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Saints day marked in Suffolk

PUBLISHED: 15:17 23 April 2004 | UPDATED: 04:49 02 March 2010

FLAGS have been flying across the county today to commemorate St George's day – and the celebrations are set to continue well in to the weekend.

He may not be as celebrated as Ireland's St Patrick, but revellers across the country have united in a celebration of our very own dragon-slaying hero.

with separate panel on legend of St George>

FLAGS have been flying across the county today to commemorate St George's day - and the celebrations are set to continue well in to the weekend.

He may not be as celebrated as Ireland's St Patrick, but revellers across the country have united in a celebration of our very own dragon-slaying hero.

One Suffolk town which embraced today's festivities is Woodbridge.

Around 30 huge flags were flown around the town, some provided by individual businesses and 20 of them sponsored by the Woodbridge community council.

The British Legion also organised a whole day of whole day of celebrations, food and costumes in The Thoroughfare, and Ye Olde Bell and Steelyard pub has a team of morris dancers performing in its garden from 8pm.

Town centre co-ordinator, Marion Wells, said: "We decided to do something really special for St George's day because we want to celebrate our English traditions, and Woodbridge is a very fine example of an English market town. "The whole town has pulled together on this flag flying event."

Pubs all over the county will be holding special St George's day events over the weekend, with many offering the traditional English roast dinner.

While, on Sunday, cubs, scouts and members of the Boys Brigade will hold a St George's parade through the centre of Ipswich.

The boys will congregate at the Corn Hill at 1.30pm and work their way to the Bethesda Baptist church for 4pm.

THE REAL ST GEORGE: St. George was born in Cappadocia (now eastern Turkey) in the year A.D. 270.

At the age of seventeen he joined the Roman army and became renowned for his bravery.

Most experts think it's unlikely he ever came to England - but there is one scenario favoured by romantics to explain his link with this country.

The Emperor Diocletian gave him many important missions, and it is thought that on one of these he came to England.

It was while he was in England he heard the Emperor was putting all Christians to death and so he returned to Rome to help his brother Christians.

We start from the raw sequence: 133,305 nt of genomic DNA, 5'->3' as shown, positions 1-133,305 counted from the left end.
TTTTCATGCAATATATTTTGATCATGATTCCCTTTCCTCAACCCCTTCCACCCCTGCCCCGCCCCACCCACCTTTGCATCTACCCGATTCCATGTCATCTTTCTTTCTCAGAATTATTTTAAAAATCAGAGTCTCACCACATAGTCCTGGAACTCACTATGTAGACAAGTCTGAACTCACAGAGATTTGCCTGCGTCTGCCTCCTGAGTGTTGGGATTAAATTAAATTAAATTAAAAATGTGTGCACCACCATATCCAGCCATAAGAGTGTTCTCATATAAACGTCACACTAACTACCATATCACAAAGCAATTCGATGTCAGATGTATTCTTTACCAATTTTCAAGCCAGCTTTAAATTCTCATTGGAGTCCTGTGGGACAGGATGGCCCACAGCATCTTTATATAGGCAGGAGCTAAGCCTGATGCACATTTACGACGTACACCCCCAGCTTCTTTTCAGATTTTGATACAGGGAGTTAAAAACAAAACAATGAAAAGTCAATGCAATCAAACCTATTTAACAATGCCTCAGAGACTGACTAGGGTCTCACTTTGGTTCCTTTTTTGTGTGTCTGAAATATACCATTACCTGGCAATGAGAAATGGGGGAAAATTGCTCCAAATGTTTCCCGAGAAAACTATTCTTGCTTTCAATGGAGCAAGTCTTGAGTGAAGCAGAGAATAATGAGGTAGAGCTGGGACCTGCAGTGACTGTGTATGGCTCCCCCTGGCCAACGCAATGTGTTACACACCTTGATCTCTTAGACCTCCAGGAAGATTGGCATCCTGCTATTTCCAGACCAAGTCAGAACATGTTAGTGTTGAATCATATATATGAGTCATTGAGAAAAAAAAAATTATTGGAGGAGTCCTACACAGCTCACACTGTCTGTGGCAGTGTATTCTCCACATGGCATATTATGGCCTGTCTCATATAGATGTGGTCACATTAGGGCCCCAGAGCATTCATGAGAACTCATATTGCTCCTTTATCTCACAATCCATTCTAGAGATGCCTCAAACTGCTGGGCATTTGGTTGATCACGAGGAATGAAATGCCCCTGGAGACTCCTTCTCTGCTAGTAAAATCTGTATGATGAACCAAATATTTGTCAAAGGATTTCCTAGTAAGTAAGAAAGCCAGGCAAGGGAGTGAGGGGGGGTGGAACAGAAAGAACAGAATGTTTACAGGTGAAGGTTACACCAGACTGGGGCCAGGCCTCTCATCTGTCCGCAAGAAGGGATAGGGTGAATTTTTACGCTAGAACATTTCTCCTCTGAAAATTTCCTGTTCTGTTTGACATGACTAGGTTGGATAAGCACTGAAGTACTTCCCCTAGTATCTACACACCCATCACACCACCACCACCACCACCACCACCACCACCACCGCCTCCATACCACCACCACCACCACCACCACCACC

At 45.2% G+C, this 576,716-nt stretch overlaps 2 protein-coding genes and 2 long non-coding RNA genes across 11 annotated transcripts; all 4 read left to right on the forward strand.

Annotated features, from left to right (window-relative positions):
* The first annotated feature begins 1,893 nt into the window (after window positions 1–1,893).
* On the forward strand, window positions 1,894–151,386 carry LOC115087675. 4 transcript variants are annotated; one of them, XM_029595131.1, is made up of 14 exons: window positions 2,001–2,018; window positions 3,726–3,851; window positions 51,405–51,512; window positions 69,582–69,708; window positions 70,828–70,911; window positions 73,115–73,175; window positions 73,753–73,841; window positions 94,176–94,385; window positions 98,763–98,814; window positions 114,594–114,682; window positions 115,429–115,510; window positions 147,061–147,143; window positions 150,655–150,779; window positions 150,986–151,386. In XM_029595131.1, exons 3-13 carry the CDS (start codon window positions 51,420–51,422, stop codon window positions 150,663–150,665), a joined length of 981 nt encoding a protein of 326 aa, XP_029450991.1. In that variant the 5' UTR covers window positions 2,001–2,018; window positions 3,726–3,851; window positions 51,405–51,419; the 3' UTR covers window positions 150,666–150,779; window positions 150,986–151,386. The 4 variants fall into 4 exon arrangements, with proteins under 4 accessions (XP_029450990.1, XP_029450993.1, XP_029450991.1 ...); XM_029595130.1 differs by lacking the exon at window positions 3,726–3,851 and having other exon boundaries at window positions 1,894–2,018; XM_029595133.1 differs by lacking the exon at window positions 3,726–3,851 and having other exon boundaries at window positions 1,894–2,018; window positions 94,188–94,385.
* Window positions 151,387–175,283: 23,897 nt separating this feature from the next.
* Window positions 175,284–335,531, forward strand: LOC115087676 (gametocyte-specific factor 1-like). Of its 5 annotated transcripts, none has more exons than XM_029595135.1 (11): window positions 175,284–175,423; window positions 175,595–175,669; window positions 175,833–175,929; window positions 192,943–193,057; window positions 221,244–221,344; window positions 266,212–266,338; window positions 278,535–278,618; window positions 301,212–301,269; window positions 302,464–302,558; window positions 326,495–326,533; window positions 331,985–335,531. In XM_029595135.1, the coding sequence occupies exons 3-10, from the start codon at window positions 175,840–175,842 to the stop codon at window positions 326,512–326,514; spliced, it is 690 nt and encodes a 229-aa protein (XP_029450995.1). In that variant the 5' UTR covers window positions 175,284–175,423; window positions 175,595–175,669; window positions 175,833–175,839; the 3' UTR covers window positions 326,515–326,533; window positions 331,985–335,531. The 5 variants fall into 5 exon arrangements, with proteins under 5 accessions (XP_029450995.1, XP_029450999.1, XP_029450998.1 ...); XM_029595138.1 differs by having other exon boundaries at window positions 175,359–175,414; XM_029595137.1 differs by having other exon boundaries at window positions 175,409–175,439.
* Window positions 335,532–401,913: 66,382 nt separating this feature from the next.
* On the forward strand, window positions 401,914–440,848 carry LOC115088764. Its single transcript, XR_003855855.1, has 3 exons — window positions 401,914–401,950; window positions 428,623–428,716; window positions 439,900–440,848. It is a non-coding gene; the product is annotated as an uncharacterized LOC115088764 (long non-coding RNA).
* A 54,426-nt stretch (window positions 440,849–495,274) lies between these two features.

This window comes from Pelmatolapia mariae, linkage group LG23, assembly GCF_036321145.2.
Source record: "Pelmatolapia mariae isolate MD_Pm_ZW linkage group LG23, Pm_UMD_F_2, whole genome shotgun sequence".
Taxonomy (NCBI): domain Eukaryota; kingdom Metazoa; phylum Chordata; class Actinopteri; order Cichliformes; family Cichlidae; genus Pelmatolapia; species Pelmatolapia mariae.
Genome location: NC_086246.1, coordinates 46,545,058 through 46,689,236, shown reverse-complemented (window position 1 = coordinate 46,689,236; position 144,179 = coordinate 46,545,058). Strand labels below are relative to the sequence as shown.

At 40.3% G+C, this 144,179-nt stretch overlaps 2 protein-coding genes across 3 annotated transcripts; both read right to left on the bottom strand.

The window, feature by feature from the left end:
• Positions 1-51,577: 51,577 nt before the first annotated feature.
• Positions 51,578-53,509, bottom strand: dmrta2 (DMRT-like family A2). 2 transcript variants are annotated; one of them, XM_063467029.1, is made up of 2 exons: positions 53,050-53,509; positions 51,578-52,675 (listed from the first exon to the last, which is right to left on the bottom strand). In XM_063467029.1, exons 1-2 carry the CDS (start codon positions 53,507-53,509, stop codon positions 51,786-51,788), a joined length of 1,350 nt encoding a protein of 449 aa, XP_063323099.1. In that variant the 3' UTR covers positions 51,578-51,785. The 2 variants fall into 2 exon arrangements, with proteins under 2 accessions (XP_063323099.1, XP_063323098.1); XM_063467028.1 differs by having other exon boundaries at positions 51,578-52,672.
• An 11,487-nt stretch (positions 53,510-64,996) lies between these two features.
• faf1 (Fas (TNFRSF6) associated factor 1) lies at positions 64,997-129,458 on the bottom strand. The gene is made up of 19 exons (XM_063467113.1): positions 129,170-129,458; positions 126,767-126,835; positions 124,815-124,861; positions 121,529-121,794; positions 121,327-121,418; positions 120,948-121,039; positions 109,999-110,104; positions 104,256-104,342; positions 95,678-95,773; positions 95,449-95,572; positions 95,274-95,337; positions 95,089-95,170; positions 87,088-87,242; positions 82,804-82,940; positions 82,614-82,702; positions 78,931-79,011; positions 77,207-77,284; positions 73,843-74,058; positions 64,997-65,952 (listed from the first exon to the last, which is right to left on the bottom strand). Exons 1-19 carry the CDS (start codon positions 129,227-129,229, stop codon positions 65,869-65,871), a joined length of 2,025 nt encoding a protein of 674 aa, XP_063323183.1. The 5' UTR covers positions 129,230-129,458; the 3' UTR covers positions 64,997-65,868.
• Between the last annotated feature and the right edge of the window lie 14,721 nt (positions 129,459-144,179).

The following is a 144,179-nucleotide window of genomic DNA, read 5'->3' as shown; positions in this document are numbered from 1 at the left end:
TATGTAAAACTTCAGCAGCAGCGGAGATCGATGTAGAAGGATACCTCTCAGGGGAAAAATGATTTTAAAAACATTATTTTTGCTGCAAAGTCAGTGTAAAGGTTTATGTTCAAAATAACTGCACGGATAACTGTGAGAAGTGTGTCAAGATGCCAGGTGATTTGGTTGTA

He pleaded with the Emperor to spare their lives. Diocletian did all he could to persuade St. George to give up his faith, but he refused and was finally beheaded on 23 April, 303.

Around 1000 years later, St. George became England's patron saint replacing Edward the Confessor.

In 1415, April 23 was made a national feast day .

St George is patron saint of soldiers, archers, cavalry and chivalry, farmers and field workers and saddlers, and he helps those suffering from leprosy, plague and syphilis.

THE LEGEND OF ST GEORGE:

St. George journeyed for many months by land and sea until he came to Egypt, where he met a poor hermit who told him that everyone in that land was in great distress, for a dragon had long ravaged the country.

The dragon was demanding the sacrifice of a beautiful maiden everyday. The only remaining woman was the king's daughter.

The king vowed that the soldier who managed to slay the dragon would have his daughter's hand in marriage.

When St. George heard this story, he was determined to try and save the princess, so at daybreak he set out to the valley where the dragon lived.

After a long, hard battle he managed to defeat the dragon by piercing it under the wing where there were no scales. It fell dead at his feet.

The English are keener than ever to celebrate St George's Day according to a new survey published today.

When asked how they would most like to mark St. George's Day two great English institutions vied for top spot. 34 per cent of people could think of nothing nicer than sitting down to roast beef and Yorkshire pudding - a meal frequently voted England's national dish - while 35pc thought a visit to the local pub would be fitting.

Chef Brian Turner has been touring England in search of England's finest Roast Beef in time for St George's Day. He is judging the Grand Final today at Butchers' Hall, London.


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